The arguments of both sides are compelling. If people report their disturbance, it is ought to be taken into consideration. On the other hand, since energy industry is the scene for many conflicting interests, it wouldn’t be strange to expect misinformation and manipulation from all parties of the debate.

Moreover, and more importantly, as wind power has been gaining prominence vis a vis other forms of energy production, further rigorous research should be encouraged.

 

Best Locations to generate windmill power

December 27th, 2009

Making use of windmill power for your house or your farm is a good idea, for it pays for the investments in the long run and it is friendly to the environment. However, efficiency of windmill power heavily depends on the location.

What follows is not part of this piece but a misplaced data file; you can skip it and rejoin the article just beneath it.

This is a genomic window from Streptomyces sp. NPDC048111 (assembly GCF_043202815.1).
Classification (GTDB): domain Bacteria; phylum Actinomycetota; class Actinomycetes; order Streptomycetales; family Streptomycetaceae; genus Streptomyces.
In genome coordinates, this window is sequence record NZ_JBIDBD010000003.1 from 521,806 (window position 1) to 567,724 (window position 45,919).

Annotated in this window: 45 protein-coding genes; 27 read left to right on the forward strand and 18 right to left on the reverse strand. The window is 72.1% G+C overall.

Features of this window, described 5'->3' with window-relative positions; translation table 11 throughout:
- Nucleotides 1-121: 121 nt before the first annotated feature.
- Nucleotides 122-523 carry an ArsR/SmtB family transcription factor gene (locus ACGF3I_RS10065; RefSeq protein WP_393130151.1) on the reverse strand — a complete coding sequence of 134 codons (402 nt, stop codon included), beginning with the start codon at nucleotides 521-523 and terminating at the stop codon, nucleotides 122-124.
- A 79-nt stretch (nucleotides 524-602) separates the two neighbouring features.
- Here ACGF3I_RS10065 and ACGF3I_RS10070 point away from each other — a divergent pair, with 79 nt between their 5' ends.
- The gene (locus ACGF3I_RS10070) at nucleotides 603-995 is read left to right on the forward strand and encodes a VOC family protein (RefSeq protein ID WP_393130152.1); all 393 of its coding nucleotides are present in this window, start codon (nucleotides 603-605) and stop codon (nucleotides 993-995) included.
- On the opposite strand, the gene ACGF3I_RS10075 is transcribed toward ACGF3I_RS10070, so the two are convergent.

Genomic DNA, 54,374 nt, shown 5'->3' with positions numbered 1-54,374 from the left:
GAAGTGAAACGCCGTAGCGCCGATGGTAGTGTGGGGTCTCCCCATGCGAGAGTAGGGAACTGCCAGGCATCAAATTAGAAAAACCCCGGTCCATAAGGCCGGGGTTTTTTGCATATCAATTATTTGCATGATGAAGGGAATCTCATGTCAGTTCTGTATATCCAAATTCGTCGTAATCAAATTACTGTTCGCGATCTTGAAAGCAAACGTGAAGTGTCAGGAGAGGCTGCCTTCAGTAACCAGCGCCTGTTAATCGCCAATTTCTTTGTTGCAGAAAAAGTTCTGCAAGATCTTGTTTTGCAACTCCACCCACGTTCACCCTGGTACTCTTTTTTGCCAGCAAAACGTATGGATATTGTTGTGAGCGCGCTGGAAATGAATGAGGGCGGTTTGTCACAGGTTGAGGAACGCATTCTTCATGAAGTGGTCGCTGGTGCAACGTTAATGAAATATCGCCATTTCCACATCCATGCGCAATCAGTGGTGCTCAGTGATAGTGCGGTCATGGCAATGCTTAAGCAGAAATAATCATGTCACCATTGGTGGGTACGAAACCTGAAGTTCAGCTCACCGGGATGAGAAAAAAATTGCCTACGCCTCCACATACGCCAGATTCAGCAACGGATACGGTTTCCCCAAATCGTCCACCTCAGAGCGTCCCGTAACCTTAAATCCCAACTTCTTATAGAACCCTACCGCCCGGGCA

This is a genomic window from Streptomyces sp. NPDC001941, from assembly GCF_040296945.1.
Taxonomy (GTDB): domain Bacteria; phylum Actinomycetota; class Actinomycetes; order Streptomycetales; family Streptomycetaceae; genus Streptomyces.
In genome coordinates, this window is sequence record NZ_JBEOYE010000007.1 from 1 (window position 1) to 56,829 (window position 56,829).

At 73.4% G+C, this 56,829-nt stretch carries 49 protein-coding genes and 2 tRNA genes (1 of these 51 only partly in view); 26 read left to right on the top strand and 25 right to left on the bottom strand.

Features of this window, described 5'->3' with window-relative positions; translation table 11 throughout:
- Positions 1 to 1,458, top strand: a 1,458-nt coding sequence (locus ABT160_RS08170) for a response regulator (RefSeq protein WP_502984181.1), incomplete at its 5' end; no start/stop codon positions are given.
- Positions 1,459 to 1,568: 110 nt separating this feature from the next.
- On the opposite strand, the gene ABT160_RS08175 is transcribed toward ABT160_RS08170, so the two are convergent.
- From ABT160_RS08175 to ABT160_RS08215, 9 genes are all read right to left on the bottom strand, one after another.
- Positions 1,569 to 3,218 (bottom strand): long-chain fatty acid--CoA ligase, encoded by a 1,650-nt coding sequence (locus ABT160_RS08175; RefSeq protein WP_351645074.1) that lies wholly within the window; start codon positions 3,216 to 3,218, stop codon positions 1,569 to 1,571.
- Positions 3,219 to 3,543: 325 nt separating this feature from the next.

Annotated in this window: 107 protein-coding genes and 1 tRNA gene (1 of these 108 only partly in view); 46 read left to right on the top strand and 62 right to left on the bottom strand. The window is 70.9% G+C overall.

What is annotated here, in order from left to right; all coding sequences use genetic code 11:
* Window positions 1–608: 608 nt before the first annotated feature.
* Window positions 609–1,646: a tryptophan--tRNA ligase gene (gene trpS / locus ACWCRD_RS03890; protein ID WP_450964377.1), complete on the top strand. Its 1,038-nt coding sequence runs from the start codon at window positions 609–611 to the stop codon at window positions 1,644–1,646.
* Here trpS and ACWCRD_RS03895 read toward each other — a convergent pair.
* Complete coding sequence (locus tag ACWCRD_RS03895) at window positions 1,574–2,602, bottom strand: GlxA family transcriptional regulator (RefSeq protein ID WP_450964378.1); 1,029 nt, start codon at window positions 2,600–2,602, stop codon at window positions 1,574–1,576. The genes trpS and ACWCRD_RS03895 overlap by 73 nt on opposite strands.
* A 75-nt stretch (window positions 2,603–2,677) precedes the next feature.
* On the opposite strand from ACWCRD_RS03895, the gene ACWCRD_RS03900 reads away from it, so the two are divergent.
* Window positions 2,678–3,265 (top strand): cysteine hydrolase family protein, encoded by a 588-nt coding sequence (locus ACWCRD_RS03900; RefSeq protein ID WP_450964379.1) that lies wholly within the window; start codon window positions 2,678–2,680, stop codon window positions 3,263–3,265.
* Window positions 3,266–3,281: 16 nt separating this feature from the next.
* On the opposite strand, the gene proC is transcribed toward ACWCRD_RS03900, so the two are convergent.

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Landscapes and seasonal changes play an important role in the speed and patterns of the wind. In Tehachapi, California, for instance, the wind blows stronger in the period between April and October in comparison to the wind speed of the same region in winter. Air, which is heated in Mojave Desert  rises and cooler air from the Pacific Ocean at great speeds surpasses the Tehachapi Mountain.

The rule of thumb is the area should be flat and over one acre and there should be a consistent wind at a certain speed throughout the year with a minimum likelihood of sudden powerful bursts.

The wind blows faster at higher altitudes because of the reduced influence of drag. Therefore you can chose a place such as  a flat surface where the wind can rise from lower gaps, or you can build a longer turbine. Doubling the altitude of a turbine, then, increases the expected wind speeds by 10% and the expected power by 34%.